Applying Climate Change Information to Hydrologic and Hydraulic Design of Transportation Infrastructure
By Casey Kramer
Hydraulic engineers across the nation are being asked to account for global climate change within the hydrologic and hydraulic (H&H) design practice. Current H&H design procedures typically rely on use of historical data that are assumed to represent a stationary process. A changing climate, however, introduces non-stationary risks such as sea level and temperature rise, and changes in timing and distribution of precipitation, snowpack, and snowmelt. Failure to account for such non-stationary risks may compromise the operational characteristics of existing and future transportation infrastructure.
To assist in developing new methods and guidelines to account for the non-stationary aspects of a changing climate, the National Academies of Sciences and Engineering is currently funding a research project focused on Applying Climate Change Information to Hydrologic and Hydraulic Design of Transportation Infrastructure (NCHRP Project 15-61). The project panel and research team is comprised of a multidisciplinary team of climate change scientists, hydrologists, hydraulic engineers, and coastal engineers to research how to integrate climate change factors into the H&H design practice.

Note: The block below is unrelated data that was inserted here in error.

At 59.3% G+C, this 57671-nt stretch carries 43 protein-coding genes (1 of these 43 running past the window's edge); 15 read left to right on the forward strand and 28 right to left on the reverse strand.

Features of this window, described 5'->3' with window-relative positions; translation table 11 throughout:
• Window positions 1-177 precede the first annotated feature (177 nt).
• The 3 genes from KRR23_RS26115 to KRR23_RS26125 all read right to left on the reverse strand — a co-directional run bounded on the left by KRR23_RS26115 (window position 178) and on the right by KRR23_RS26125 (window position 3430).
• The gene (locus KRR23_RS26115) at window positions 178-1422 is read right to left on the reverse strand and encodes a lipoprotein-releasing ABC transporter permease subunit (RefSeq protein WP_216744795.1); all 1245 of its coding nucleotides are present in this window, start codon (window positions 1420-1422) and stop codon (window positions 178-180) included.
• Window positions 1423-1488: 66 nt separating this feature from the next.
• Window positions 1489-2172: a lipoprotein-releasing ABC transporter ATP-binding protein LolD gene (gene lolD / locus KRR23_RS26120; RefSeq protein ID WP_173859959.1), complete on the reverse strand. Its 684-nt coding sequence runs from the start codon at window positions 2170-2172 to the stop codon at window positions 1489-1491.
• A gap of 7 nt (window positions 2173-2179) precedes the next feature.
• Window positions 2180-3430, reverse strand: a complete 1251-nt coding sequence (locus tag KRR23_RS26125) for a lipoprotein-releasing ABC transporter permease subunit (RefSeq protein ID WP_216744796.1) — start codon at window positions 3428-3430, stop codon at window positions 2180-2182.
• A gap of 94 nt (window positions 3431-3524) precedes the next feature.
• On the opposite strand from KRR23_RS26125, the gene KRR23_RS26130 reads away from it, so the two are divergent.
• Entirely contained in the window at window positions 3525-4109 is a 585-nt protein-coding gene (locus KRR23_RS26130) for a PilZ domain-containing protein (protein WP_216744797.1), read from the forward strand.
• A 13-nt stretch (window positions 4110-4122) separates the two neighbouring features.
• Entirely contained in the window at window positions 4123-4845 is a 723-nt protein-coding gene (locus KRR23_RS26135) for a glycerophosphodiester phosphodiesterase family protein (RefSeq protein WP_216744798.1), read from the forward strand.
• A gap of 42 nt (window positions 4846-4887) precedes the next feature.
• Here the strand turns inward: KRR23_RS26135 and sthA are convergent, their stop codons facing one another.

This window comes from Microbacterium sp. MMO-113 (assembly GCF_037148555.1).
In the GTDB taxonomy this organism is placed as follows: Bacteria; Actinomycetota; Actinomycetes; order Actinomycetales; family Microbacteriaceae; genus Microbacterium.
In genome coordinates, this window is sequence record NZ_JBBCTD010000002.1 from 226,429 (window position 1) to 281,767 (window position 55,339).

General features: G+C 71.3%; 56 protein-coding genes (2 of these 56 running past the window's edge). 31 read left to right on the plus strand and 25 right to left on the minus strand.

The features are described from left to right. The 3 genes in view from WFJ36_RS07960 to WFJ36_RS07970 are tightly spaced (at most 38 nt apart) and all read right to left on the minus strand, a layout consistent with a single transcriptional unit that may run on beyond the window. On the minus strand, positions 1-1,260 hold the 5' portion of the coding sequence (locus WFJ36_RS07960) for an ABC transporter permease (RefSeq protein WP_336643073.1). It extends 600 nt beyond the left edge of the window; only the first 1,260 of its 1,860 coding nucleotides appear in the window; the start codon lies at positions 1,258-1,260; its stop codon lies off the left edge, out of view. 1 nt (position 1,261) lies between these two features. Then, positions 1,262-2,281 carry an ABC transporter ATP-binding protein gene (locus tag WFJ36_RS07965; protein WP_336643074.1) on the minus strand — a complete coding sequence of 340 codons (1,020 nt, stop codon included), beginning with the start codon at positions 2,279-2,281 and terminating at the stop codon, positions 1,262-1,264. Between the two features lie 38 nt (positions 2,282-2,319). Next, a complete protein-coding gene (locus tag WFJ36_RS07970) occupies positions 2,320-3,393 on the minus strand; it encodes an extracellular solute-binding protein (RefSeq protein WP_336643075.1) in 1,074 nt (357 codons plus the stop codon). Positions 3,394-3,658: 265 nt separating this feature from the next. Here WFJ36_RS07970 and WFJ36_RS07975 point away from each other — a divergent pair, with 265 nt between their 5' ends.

The overall objective of this research is to develop a design guide of national scope which will provide hydraulic engineers the tools necessary to amend the current H&H practice to account for climate change. The research will also assist hydraulic engineers in justifying when climate change may not be warranted for a given project.
The project panel has selected a contractor which will start work in the upcoming couple months. This project has a 24-month duration and therefore should be complete by 2019. Feel free to email me with any questions regarding the research.
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